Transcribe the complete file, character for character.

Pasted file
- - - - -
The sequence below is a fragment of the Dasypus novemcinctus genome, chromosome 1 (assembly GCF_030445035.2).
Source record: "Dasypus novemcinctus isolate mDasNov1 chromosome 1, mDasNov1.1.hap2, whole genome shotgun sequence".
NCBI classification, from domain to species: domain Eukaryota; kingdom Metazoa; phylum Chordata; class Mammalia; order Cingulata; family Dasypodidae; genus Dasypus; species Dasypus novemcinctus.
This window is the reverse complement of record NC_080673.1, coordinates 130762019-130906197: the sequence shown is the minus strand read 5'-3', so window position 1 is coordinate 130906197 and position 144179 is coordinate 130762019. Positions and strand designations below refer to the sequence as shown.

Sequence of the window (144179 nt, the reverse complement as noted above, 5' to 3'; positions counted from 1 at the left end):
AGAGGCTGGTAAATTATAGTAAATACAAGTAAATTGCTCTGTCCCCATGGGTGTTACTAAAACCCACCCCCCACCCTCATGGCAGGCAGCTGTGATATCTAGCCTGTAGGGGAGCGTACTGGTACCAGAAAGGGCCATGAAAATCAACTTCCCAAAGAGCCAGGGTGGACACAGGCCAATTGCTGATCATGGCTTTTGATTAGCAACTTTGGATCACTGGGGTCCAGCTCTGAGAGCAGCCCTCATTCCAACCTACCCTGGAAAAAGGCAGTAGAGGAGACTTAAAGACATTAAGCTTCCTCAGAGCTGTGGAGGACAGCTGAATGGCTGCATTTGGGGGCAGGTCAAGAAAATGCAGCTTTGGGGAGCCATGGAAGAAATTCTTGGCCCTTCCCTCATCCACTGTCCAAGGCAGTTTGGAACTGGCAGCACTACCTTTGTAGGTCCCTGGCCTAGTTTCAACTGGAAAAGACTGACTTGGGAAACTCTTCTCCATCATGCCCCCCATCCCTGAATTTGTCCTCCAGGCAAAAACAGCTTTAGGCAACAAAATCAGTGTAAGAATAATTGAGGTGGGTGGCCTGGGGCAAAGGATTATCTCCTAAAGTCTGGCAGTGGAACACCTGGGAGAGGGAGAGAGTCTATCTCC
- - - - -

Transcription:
The sequence below is a fragment of the Dasypus novemcinctus genome, chromosome 1 (assembly GCF_030445035.2).
Source record: "Dasypus novemcinctus isolate mDasNov1 chromosome 1, mDasNov1.1.hap2, whole genome shotgun sequence".
NCBI classification, from domain to species: domain Eukaryota; kingdom Metazoa; phylum Chordata; class Mammalia; order Cingulata; family Dasypodidae; genus Dasypus; species Dasypus novemcinctus.
This window is the reverse complement of record NC_080673.1, coordinates 130762019-130906197: the sequence shown is the minus strand read 5'-3', so window position 1 is coordinate 130906197 and position 144179 is coordinate 130762019. Positions and strand designations below refer to the sequence as shown.

Sequence of the window (144179 nt, the reverse complement as noted above, 5' to 3'; positions counted from 1 at the left end):
AGAGGCTGGTAAATTATAGTAAATACAAGTAAATTGCTCTGTCCCCATGGGTGTTACTAAAACCCACCCCCCACCCTCATGGCAGGCAGCTGTGATATCTAGCCTGTAGGGGAGCGTACTGGTACCAGAAAGGGCCATGAAAATCAACTTCCCAAAGAGCCAGGGTGGACACAGGCCAATTGCTGATCATGGCTTTTGATTAGCAACTTTGGATCACTGGGGTCCAGCTCTGAGAGCAGCCCTCATTCCAACCTACCCTGGAAAAAGGCAGTAGAGGAGACTTAAAGACATTAAGCTTCCTCAGAGCTGTGGAGGACAGCTGAATGGCTGCATTTGGGGGCAGGTCAAGAAAATGCAGCTTTGGGGAGCCATGGAAGAAATTCTTGGCCCTTCCCTCATCCACTGTCCAAGGCAGTTTGGAACTGGCAGCACTACCTTTGTAGGTCCCTGGCCTAGTTTCAACTGGAAAAGACTGACTTGGGAAACTCTTCTCCATCATGCCCCCCATCCCTGAATTTGTCCTCCAGGCAAAAACAGCTTTAGGCAACAAAATCAGTGTAAGAATAATTGAGGTGGGTGGCCTGGGGCAAAGGATTATCTCCTAAAGTCTGGCAGTGGAACACCTGGGAGAGGGAGAGAGTCTATCTCC